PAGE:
On 30 January 2020 we registered MatchKit.co.

Some sketching ensued until we agreed on a more refined approach - website builder, best social media content featured, key stats, and the integration of a charity or foundation page to raise funds for something close to an athlete's heart.

The kicker, however, was when we obsessed over a store - for both personalised, branded merch where every athlete has the potential to brand their own clothing without ever having to see, touch or house / deliver the stock (MatchKit takes care of all of this for you), and for those who want to sell personalised voice notes and custom videos for fans and their friends' special occasions - there's an option for that too!

We have fast-tracked our MVP (minimum viable product) due to the impact of Covid-19 on the sporting world and those athletes in particular who are the journeymen and women; the ones who rely on physical sporting fixtures, in order to make a living and to pay their bills.

MatchKit is for them, to help them get back into the game and turn on the gears of their earning potential.

What is MatchKit.co?


  1. MatchKit.co - a platform to help athletes make money, regardless the status of sporting events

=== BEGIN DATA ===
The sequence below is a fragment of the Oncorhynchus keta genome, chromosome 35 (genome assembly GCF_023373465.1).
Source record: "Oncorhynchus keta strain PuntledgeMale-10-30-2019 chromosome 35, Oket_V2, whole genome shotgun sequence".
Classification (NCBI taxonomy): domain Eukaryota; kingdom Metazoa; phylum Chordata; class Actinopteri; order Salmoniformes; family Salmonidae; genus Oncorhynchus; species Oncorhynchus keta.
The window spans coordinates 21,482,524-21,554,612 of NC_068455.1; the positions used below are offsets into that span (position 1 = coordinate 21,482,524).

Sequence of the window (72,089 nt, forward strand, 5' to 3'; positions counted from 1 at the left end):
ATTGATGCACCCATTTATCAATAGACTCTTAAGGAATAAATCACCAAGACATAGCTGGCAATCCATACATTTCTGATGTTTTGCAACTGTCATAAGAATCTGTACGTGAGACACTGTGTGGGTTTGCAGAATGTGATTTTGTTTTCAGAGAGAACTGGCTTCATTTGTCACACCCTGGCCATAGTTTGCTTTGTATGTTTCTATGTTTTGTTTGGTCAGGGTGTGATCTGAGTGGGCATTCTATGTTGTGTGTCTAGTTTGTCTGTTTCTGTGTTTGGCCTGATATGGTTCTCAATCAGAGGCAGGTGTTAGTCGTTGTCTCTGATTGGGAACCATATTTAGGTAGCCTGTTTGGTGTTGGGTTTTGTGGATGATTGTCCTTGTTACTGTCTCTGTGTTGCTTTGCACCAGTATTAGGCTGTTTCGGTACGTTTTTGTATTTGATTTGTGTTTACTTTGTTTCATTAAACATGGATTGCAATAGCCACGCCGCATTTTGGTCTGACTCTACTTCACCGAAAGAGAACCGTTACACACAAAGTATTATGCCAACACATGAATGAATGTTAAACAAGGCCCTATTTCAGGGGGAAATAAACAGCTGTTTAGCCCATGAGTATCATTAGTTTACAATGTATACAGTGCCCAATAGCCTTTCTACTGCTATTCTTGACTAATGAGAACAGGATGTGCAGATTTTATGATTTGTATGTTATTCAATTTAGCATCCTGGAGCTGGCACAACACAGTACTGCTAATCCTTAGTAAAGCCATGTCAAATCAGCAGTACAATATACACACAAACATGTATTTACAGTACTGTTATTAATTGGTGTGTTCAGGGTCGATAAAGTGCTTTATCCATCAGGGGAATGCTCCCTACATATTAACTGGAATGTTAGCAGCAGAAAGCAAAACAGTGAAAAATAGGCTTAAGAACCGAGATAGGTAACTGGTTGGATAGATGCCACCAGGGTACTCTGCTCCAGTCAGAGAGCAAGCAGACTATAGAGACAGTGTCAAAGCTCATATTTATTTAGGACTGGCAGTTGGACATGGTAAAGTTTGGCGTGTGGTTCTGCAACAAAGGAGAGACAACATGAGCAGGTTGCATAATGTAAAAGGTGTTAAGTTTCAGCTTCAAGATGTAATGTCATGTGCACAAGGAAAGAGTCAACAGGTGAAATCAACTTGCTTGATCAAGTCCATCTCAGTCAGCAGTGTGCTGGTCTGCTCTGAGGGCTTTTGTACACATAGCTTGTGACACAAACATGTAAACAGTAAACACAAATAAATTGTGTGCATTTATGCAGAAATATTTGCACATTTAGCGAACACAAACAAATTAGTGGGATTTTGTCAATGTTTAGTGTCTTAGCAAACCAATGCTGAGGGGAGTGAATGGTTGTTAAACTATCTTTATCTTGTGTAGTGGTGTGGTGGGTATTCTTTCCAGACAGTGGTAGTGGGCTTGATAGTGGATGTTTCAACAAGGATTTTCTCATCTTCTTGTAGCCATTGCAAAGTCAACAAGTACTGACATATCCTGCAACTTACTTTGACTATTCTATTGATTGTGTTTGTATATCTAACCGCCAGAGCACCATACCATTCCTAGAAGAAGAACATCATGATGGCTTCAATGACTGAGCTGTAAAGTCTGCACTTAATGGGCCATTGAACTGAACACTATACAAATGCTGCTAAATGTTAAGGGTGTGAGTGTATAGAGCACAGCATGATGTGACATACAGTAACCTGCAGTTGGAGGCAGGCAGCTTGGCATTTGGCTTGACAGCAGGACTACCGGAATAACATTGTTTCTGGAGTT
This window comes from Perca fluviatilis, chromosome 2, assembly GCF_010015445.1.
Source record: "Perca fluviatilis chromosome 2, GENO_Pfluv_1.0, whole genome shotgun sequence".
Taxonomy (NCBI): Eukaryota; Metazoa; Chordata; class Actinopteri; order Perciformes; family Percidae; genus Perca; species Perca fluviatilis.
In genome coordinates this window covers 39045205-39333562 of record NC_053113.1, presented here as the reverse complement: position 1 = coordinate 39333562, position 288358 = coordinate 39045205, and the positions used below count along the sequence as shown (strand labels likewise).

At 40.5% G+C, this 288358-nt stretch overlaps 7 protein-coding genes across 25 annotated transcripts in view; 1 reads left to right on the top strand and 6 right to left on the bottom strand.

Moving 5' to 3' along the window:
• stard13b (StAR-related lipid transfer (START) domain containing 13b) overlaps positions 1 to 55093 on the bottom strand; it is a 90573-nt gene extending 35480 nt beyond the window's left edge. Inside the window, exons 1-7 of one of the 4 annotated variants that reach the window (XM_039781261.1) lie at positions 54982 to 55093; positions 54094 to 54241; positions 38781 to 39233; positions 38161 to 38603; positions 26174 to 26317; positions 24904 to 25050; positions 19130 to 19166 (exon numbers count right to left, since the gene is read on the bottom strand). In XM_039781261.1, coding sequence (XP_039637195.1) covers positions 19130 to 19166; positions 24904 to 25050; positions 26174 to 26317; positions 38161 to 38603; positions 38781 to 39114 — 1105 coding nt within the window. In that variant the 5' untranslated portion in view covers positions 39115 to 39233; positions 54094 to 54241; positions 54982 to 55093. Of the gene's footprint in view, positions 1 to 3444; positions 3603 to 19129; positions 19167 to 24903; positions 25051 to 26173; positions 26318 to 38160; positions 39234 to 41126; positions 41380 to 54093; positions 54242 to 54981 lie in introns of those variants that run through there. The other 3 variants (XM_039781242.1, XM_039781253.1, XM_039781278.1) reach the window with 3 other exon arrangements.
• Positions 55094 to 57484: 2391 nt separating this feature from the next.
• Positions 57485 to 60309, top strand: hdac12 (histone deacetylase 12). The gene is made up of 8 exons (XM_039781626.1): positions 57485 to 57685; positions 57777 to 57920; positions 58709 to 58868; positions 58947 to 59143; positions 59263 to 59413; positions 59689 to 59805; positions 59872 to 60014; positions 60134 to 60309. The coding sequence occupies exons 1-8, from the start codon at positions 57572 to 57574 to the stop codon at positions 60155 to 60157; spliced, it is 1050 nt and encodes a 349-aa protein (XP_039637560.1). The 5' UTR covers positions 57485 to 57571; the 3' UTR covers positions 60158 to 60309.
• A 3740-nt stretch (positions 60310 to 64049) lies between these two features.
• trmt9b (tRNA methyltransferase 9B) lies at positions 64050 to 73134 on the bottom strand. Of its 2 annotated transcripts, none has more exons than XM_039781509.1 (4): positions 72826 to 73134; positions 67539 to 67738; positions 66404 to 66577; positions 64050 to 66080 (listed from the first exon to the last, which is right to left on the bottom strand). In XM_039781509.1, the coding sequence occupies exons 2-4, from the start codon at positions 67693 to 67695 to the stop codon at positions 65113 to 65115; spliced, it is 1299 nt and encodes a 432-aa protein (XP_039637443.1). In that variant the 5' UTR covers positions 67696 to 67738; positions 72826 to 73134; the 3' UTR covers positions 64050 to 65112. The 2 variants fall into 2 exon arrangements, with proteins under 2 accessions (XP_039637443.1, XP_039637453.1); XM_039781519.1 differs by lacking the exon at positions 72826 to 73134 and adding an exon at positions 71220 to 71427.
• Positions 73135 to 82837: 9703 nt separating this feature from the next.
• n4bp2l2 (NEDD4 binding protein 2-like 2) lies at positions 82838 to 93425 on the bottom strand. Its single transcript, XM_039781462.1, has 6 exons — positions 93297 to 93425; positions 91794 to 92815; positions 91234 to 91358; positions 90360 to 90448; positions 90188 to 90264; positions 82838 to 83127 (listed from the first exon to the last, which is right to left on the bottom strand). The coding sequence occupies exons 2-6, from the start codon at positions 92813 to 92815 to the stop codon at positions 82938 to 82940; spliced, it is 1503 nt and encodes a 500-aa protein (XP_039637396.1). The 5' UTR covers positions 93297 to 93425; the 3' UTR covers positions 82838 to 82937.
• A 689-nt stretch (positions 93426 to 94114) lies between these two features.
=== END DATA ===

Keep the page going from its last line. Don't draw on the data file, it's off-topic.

2. It's a DIY website builder that enables athletes or their agents to showcase their sporting pedigree and sponsors - live within minutes
  3. It integrates into existing social media channels - including TikTok - to show potential sponsors the scope and quality of an athlete's influence
  4. It provides athletes a hassle-free, plug and play e-commerce store - where your fans can purchase everything from bespoke branded merchandise to personalised video and audio shout-outs
  5. It allows you to crowdfund for your sporting events, competitions and other financial needs


The Olympic games served up the opportunity for us to leverage our tech to crowdfund solutions for two alternate, yet purpose-driven initiatives:

1.) Help SA Hockey become financially independent from SASCOC to get to Tokyo.

SA Hockey crowdfunds its way to the Olympics.


2.) Deliver justice to our two Olympic medalists who were said to not be receiving bonus funding.

South Africa crowdfunds medal bonuses for our two Olympic medalists

We provide insights to both athletes and teams with regards to the value of their audience and provide ancillary data to the commercial managers of teams, in order to articulate value above and beyond traditional metrics. Data truly is gold wrt the MatchKit value proposition.

1. ) USA Women's 7s Tokyo 2020 - an experiment in data insights and engagement during the Olympic games for four women rugby players

2.) Dricus du Plessis fan engagement and social media explosion during the week of a global, UFC bout

From a trend perspective, we believe Friendsorship is on the rise and the vertical to keep an eye, based on this piece we wrote on Bizcommunity in 2021 - and we are looking at integrating NFT and the associated digital representation of value where fans can purchase art, coupled with experience.

Sport is not a game, it's one of the most lucrative value chains in the world.

About Mike Sharman

Mike Sharman is the owner of Retroviral Digital Communications, an online communications consultancy specialising in communication strategy, social media and content creation.